100 holes

I wrote some time back about not wanting a couple hundred holes in the hull for little bolts to hold the trampoline net lashing eyes. But it was surprising how many hours – close to 100 – went in to affixing, fairing in, and hole-notching these 48 attachment points for the nets along each side. And of course the same thing was done on both sides of all four beams, with the float decks still to get theirs. This is one of those tasks that gets a single paragraph and small drawing in the plans but will have taken us a month in labor hours all-in. Yikes

Here’s how it looked after drilling holes 3/4 thru from the top then finishing the hole upwards via the pilot hole extending thru the 1″ hollow hole saw. This hourglass shape then needed to be cut on the perpendicular using the multi-tool saw blade. The point is to get a Vee shape so the lashing lines can enter and exit the tubes at 45 degree angles. The lines will wrap around a skinny fiberglass rod placed inside the tube.


We took a break today and visited the Master Mariner’s wooden boat show at the Corinthian in Tiburon. Colin, Jeanne and I each had different favorites. Origami raced against Yucca many times, and getting to meet Hank Easom aboard his lovely, fast war machine was great. We toured Eros, the 105′ schooner rebuilt by a marvelous couple through their 60’s and 70’s, and now touring the Western Hemisphere. Jeanne wants a light prism in our boat, just like big Eros’ cabins.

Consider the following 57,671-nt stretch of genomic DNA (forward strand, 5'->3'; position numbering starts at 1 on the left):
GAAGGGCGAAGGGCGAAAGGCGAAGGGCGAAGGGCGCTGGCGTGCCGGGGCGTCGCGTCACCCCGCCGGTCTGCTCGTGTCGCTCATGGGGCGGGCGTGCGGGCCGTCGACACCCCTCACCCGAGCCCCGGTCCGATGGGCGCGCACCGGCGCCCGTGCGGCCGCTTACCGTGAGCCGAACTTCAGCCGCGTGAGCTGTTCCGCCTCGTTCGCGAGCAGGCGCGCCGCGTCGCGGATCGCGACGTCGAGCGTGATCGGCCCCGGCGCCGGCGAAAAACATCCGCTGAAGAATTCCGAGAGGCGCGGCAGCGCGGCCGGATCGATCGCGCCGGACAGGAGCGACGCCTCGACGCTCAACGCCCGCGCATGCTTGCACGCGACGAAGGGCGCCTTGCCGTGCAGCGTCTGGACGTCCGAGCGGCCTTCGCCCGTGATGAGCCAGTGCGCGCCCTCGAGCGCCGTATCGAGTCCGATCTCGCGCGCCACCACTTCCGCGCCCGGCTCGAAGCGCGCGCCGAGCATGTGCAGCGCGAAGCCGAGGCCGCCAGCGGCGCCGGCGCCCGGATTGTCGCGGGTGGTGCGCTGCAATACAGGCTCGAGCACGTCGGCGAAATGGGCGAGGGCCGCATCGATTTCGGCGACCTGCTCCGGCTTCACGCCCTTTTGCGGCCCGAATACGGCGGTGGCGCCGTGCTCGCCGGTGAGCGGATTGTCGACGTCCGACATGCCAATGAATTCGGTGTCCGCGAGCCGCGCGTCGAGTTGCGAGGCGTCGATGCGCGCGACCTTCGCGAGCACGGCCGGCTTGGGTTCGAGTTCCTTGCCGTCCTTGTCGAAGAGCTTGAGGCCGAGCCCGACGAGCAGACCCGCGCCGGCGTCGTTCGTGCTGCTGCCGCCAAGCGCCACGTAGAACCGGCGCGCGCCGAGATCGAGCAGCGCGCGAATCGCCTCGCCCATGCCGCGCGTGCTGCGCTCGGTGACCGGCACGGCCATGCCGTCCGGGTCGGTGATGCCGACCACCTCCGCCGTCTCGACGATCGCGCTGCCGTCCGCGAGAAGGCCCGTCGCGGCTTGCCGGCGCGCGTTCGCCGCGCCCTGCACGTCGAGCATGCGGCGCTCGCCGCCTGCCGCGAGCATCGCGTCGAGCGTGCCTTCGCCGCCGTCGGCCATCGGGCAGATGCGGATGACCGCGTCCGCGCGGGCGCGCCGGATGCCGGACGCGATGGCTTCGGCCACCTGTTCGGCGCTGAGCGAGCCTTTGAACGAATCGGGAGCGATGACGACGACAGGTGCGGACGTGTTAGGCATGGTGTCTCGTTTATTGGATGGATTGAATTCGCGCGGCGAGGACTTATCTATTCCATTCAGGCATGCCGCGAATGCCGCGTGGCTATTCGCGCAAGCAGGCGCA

Perhaps the best part was meeting the owners and seeing the pride they take in caretaking their ships made of wood.
And I think we’ll lift an idea right off the oldest active sailboat in California. The Spaulding Wooden Boat center has just relaunched Freda after an 8 year rebuild – those volunteers and staff took the entire boat apart to repair extensive damage/rot.

The ah-ha was seeing the cabin top grab rails. I’ve been fretting over needing them but not wanting another bulky looking element on deck…

Thinking the modern version of these things on Freda would be sleek carbon anchors every three feet and some nice grey no stretch dyneema line. Thinking about it, anyway.

But the best part of the day was watching Mrs. Carter take the helm as we went out sailing this afternoon, and show Colin and I what she had learned in her May/June ASA sailing course. The bay kicked up a steady 20kt wind, 5 big cargo ships, 4 ferries and a LOT of sailboat traffic to mess with the driver, but she plowed ahead like a champ. Practice makes perfect, so we’ll be bugging Dad to get the Catalina30 out more often :). Go Jeanne!

Back to work

Well, the contract work and family healthcare issues have consumed June’s workshop hours. Did manage to sneak in a few hours for fairing work here and there. And on Victoria Day in Canada, the intrepid Stephen Marcoe picked up our mast near Toronto and headed west. The stick is close now, about 250 miles away in northern Cal. Stay tuned for more on that. And for those who are smart enough to buy a finished boat, Stephen has a great one up on eBay right now. Check out the Contour 34 Trio listing.


This is the finished product of the spinnaker pole mounting base. The big aluminum tangs extend four inches in to the bow with a bunch of reinforcement webs in there. I think I’ll make the pole out of carbon instead of the original aluminum plans.

The daggerboard is finally done and it was a great way to really learn proper longboard fairing. That exercise should make the below-the-waterline hull fairing go much better. Board photos will come after some primer is applied this weekend. We’re quite happy with the final shaping.

It’s good to be back at the boat work. Onward and upward towards the launch.